Inflammatory bowel disease (IBD) is the second most commonly occurring chronic inflammatory disease found in the U. S. population. Although various therapeutics are currently available to downregulate inflammatio in general, the need remains to develop more effective and specifically targeted therapies for the treatment of IBD. There is increasing evidence that cytokines play an essential role in mediating and regulating intestinal inflammation. Therefore, the overall objective of the present research proposal is to further understand the mechanisms of IBD, at both the cellular and molecular levels, by examining the in vivo regulation of inflammatory cytokines during intestinal inflammation.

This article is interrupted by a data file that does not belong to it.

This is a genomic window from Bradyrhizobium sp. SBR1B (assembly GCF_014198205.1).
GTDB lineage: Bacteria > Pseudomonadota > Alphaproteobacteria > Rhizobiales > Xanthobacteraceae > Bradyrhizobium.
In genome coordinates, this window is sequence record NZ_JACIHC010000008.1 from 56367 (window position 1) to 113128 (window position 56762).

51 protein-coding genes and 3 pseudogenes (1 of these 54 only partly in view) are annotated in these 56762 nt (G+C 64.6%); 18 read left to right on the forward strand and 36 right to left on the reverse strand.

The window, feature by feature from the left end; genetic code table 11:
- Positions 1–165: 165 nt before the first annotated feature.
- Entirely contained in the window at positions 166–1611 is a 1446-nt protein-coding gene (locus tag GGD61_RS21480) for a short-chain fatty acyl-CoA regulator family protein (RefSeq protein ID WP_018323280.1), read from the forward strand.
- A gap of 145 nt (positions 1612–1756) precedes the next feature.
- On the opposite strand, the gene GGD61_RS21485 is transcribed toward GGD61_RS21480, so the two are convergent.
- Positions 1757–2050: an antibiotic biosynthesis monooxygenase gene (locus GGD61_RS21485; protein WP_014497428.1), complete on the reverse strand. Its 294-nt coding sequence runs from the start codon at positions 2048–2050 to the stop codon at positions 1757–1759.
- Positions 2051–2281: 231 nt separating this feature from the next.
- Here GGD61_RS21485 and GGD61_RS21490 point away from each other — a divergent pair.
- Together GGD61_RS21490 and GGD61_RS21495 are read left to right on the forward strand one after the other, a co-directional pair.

Th specific aims of this proposal are: (1) To investigate the regulation of endogenous IL-1ra during intestinal inflammation. We will investigat the in vivo regulation of intestinal IL-1 and IL-1ra in healthy rabbits injected with factors previously shown to modulate the in vitro production of IL-1 and IL-1ra mRNA and protein synthesis; these factors include sub-lethal doses of endotoxin as well as anti-inflammatory cytokines, such as IL-4, IL-10, and IL-13. The in vivo regulation of th different molecular forms of rabbit IL-1ra, (intracellular and secreted) following experimental manipulations will also be investigated by Wester blot analysis and quantitative PCR techniques. (2) To examine the effects of IL-1ra neutralization and overexpression. The neutralization of endogenously produced IL-1ra by anti-IL-1ra treatment with purified polyclonal and monoclonal antibodies against rabbit IL-1ra, will be achieved during experimental-induced colitis. Determination of disease outcome and inflammatory cytokine profiles will be evaluated in models of both acute and chronic experimental colitides. In contrast, the effects of rabbit IL-1ra overexpression in healthy rabbits, as well as in rabbits with experimentally-induced colitis will be determined. We will use cutting-edge gene therapy techniques, including a recently developed cellular transplantation system which has the ability to produce high levels of circulating systemic protein, as well as infectio protocols using retroviral vectors which are able to deliver specific proteins to a targeted organ. Targeted overexpression of IL-ra may provide a novel and extremely effective therapy for the treatment of IBD (3) To determine the role of TNF and IL-8 in mediating intestinal inflammation. We will measure rabbit TNF and IL-8 mRNA and protein levels, and determine the effects of specific TNF and IL-8 blockade, in acute and chronic models of intestinal inflammation. Based on these results, development of specific pharmacological and gene therapy treatments will be assessed in order to neutralize the activity of these pro-inflammatory cytokines. (4). To evaluate the role other anti- inflammatory cytokines (IL-4, IL-10 and IL-13) may play in regulating intestinal inflammation. We will clone rabbit IL-4, IL-10 and IL-13, an express their corresponding recombinant proteins. We will then develop specific cDNA probes and RIAs needed to determine the intestinal expression of IL-4, IL-10 and IL-13 in models of acute and chronic rabbi colitides. Based on the results, gene therapy techniques may also be developed to increase the potency of these anti-inflammatory cytokines during intestinal inflammation. The ultimate goal of the present research proposal is to approach the treatment of IBD through the regulation and manipulation of intestinal cytokines.
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